Directed by Katie Dallamaggiore, at the center of “Brooklyn Castle” is I.S. 318, an inner-city public school that’s home to the most-winning junior high school chess team in the country. But a series of deep public school budget cuts threaten to undermine its hard-won success. It’s an absolutely wonderful feature documentary filled with touching, inspirational stories of hope, ambition and perseverance.
In a climate in which “escape” film narratives of youth from working class families and under-represented groups – in this case, black and Latino kids – are dominated by stories in which athletic ability is option number 1 as a means for that escape from socio-economic oppression, the tension-filled intellectual drama that plays out in “Brooklyn Castle” is most refreshing.
You will be moved by the individual stories of these pre-teen and teenage boys and girls from I.S. 318 (an inner-city school where an overwhelming number of students are from homes with incomes below the federal poverty level) who’ve invested and sacrificed so much to master the game of chess (some of them would rank above Albert Einstein if he were to join the school’s competition team, as is said in the film), that you simply can’t help but root for them to succeed and reach their individual goals, that range from just simply getting into good colleges in the short term, to running for president in the long term.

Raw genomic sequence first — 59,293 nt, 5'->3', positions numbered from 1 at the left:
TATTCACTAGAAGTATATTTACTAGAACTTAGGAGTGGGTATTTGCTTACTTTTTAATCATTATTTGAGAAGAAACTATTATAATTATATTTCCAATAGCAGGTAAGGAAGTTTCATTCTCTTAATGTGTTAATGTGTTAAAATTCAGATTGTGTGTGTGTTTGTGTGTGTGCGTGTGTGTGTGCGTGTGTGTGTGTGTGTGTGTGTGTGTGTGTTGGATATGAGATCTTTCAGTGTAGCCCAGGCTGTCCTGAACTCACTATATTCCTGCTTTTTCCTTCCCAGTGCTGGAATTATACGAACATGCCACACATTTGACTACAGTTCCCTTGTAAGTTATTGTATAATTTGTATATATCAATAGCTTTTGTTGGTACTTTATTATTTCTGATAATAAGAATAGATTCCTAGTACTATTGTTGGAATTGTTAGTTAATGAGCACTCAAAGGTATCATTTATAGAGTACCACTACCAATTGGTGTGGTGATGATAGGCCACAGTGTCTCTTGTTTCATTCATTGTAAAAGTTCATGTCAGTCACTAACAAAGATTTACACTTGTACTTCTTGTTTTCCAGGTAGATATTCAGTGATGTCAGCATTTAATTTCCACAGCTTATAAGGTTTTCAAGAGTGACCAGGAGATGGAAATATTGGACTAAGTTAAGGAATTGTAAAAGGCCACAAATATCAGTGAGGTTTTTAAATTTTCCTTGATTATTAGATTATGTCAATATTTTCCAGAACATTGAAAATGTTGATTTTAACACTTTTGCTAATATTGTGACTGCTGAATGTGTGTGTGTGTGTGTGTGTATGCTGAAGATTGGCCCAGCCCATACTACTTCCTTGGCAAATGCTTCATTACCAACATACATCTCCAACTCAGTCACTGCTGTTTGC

And you are absolutely convinced that they can and will achieve those aims, if only based on the academic aptitude, confidence and conviction on display here from each.
Their parents, who’ve recognized, nourished and also sacrificed for their children’s’ talents, are to be commended here as well for what should be obvious reasons.
Four years in the making, there’s a broader narrative in “Brooklyn Castle,” and that is the economic crises which led to unprecedented public school budget cuts that jeopardize primary school education, and specifically, the after-school programs like that which is at the center of the film, and how the potential absence of that necessary funding could drastically affect the lives of the children who rely so heavily on them for sustenance.
It’s exhilarating and inspiring to watch the film’s 5 kid stars handle immense pressure (the kind of pressure that men and women decades older would likely be crushed under) and thrive; one possesses a natural gift for chess, and at just 11 years old (Justus), has been selected to join the US Chess Federation’s All-American team; and another, the sole girl in the group (Rochelle), who’s on her way to becoming the first African American female chess master in the history of the game at just 13 years old.
They’re forced to mature much sooner than their peers, and, in my humble opinion, will likely go on to become leaders of tomorrow.
But they’re still very much children, and the wounds of a loss sting as it only could for a child; while the thrill of a win is felt just as deeply, except tears are replaced with magnificent, infectious smiles, which only reinforces for the audience the importance of I.S. 318’s after-school chess program, and others like it – vital for not only the students, but for the schools.
Soon after the film premiered at the SXSW Film Festival in 2012, Sony Pictures and producer Scott Rudin (“Searching For Bobby Fischer”) purchased the remake rights to “Brooklyn Castle.” No word on where the project stands, or if it’s even still alive. But before that scripted remake happens, you should check out the original documentary which I just watched for the first time; it is available on various home video formats – DVD, VOD, Digital, etc. Even if you’ve already seen it, it’s a film worth revisiting.
Watch the documentary’s trailer below: